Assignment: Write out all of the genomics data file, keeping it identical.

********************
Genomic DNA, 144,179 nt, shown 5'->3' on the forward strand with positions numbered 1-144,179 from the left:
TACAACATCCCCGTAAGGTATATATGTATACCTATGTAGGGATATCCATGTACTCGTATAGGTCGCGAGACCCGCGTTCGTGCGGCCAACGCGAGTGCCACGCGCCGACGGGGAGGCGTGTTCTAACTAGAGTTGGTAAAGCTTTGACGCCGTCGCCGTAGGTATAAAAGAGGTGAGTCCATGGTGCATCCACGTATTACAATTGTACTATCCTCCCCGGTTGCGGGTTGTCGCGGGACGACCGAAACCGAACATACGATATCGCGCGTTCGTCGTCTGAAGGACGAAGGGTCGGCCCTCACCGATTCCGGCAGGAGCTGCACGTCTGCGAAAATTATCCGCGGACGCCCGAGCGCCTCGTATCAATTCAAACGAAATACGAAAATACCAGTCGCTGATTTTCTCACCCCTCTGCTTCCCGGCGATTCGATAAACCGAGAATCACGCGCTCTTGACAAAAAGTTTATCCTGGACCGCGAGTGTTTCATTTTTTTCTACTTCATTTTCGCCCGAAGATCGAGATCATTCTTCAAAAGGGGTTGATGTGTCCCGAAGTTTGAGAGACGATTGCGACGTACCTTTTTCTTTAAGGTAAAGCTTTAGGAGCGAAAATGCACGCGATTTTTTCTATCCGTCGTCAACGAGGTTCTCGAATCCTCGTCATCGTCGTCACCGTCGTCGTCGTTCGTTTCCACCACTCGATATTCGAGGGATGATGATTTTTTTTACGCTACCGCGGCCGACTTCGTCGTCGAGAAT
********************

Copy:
Genomic DNA, 144,179 nt, shown 5'->3' on the forward strand with positions numbered 1-144,179 from the left:
TACAACATCCCCGTAAGGTATATATGTATACCTATGTAGGGATATCCATGTACTCGTATAGGTCGCGAGACCCGCGTTCGTGCGGCCAACGCGAGTGCCACGCGCCGACGGGGAGGCGTGTTCTAACTAGAGTTGGTAAAGCTTTGACGCCGTCGCCGTAGGTATAAAAGAGGTGAGTCCATGGTGCATCCACGTATTACAATTGTACTATCCTCCCCGGTTGCGGGTTGTCGCGGGACGACCGAAACCGAACATACGATATCGCGCGTTCGTCGTCTGAAGGACGAAGGGTCGGCCCTCACCGATTCCGGCAGGAGCTGCACGTCTGCGAAAATTATCCGCGGACGCCCGAGCGCCTCGTATCAATTCAAACGAAATACGAAAATACCAGTCGCTGATTTTCTCACCCCTCTGCTTCCCGGCGATTCGATAAACCGAGAATCACGCGCTCTTGACAAAAAGTTTATCCTGGACCGCGAGTGTTTCATTTTTTTCTACTTCATTTTCGCCCGAAGATCGAGATCATTCTTCAAAAGGGGTTGATGTGTCCCGAAGTTTGAGAGACGATTGCGACGTACCTTTTTCTTTAAGGTAAAGCTTTAGGAGCGAAAATGCACGCGATTTTTTCTATCCGTCGTCAACGAGGTTCTCGAATCCTCGTCATCGTCGTCACCGTCGTCGTCGTTCGTTTCCACCACTCGATATTCGAGGGATGATGATTTTTTTTACGCTACCGCGGCCGACTTCGTCGTCGAGAAT